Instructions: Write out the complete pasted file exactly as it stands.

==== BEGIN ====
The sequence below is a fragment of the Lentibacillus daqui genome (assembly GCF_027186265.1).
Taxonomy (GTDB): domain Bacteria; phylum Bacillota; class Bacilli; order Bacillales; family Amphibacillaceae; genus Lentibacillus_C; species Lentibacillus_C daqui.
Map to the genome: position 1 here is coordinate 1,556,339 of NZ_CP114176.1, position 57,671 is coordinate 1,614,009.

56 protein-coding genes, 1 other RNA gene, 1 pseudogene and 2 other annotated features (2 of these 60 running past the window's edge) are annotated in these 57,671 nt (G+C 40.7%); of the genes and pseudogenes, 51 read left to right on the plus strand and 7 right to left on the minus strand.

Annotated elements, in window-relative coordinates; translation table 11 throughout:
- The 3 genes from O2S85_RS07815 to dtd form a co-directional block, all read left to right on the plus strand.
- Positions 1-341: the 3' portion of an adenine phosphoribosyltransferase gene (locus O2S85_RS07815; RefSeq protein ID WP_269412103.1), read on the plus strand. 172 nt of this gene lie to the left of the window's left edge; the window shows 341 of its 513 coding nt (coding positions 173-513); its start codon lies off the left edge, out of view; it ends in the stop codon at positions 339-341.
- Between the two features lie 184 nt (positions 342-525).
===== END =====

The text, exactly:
The sequence below is a fragment of the Lentibacillus daqui genome (assembly GCF_027186265.1).
Taxonomy (GTDB): domain Bacteria; phylum Bacillota; class Bacilli; order Bacillales; family Amphibacillaceae; genus Lentibacillus_C; species Lentibacillus_C daqui.
Map to the genome: position 1 here is coordinate 1,556,339 of NZ_CP114176.1, position 57,671 is coordinate 1,614,009.

56 protein-coding genes, 1 other RNA gene, 1 pseudogene and 2 other annotated features (2 of these 60 running past the window's edge) are annotated in these 57,671 nt (G+C 40.7%); of the genes and pseudogenes, 51 read left to right on the plus strand and 7 right to left on the minus strand.

Annotated elements, in window-relative coordinates; translation table 11 throughout:
- The 3 genes from O2S85_RS07815 to dtd form a co-directional block, all read left to right on the plus strand.
- Positions 1-341: the 3' portion of an adenine phosphoribosyltransferase gene (locus O2S85_RS07815; RefSeq protein ID WP_269412103.1), read on the plus strand. 172 nt of this gene lie to the left of the window's left edge; the window shows 341 of its 513 coding nt (coding positions 173-513); its start codon lies off the left edge, out of view; it ends in the stop codon at positions 339-341.
- Between the two features lie 184 nt (positions 342-525).